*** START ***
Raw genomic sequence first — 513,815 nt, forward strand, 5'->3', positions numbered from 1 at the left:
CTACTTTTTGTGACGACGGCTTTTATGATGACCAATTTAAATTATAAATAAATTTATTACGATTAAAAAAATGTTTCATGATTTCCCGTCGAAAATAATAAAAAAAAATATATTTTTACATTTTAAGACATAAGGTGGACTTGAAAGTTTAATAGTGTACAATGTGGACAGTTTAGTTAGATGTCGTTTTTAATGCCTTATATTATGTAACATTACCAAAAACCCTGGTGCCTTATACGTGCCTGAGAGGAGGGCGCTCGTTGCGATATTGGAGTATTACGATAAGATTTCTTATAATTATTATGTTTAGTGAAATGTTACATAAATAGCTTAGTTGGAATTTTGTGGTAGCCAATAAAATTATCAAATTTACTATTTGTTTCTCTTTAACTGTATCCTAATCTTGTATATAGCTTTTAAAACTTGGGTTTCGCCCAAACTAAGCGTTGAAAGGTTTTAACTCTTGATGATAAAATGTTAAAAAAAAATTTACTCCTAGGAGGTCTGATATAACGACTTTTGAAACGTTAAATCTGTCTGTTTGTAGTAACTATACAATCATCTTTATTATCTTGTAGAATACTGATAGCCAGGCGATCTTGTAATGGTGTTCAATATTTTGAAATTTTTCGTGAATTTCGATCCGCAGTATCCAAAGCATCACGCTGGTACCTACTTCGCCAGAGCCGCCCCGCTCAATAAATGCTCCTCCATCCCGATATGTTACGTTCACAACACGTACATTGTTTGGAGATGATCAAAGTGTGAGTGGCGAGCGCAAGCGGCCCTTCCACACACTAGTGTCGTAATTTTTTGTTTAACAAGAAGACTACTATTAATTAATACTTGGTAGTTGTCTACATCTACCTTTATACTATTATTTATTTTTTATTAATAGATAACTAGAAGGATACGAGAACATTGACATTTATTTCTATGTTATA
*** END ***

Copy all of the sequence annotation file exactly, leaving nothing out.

Raw genomic sequence first — 513,815 nt, forward strand, 5'->3', positions numbered from 1 at the left:
CTACTTTTTGTGACGACGGCTTTTATGATGACCAATTTAAATTATAAATAAATTTATTACGATTAAAAAAATGTTTCATGATTTCCCGTCGAAAATAATAAAAAAAAATATATTTTTACATTTTAAGACATAAGGTGGACTTGAAAGTTTAATAGTGTACAATGTGGACAGTTTAGTTAGATGTCGTTTTTAATGCCTTATATTATGTAACATTACCAAAAACCCTGGTGCCTTATACGTGCCTGAGAGGAGGGCGCTCGTTGCGATATTGGAGTATTACGATAAGATTTCTTATAATTATTATGTTTAGTGAAATGTTACATAAATAGCTTAGTTGGAATTTTGTGGTAGCCAATAAAATTATCAAATTTACTATTTGTTTCTCTTTAACTGTATCCTAATCTTGTATATAGCTTTTAAAACTTGGGTTTCGCCCAAACTAAGCGTTGAAAGGTTTTAACTCTTGATGATAAAATGTTAAAAAAAAATTTACTCCTAGGAGGTCTGATATAACGACTTTTGAAACGTTAAATCTGTCTGTTTGTAGTAACTATACAATCATCTTTATTATCTTGTAGAATACTGATAGCCAGGCGATCTTGTAATGGTGTTCAATATTTTGAAATTTTTCGTGAATTTCGATCCGCAGTATCCAAAGCATCACGCTGGTACCTACTTCGCCAGAGCCGCCCCGCTCAATAAATGCTCCTCCATCCCGATATGTTACGTTCACAACACGTACATTGTTTGGAGATGATCAAAGTGTGAGTGGCGAGCGCAAGCGGCCCTTCCACACACTAGTGTCGTAATTTTTTGTTTAACAAGAAGACTACTATTAATTAATACTTGGTAGTTGTCTACATCTACCTTTATACTATTATTTATTTTTTATTAATAGATAACTAGAAGGATACGAGAACATTGACATTTATTTCTATGTTATA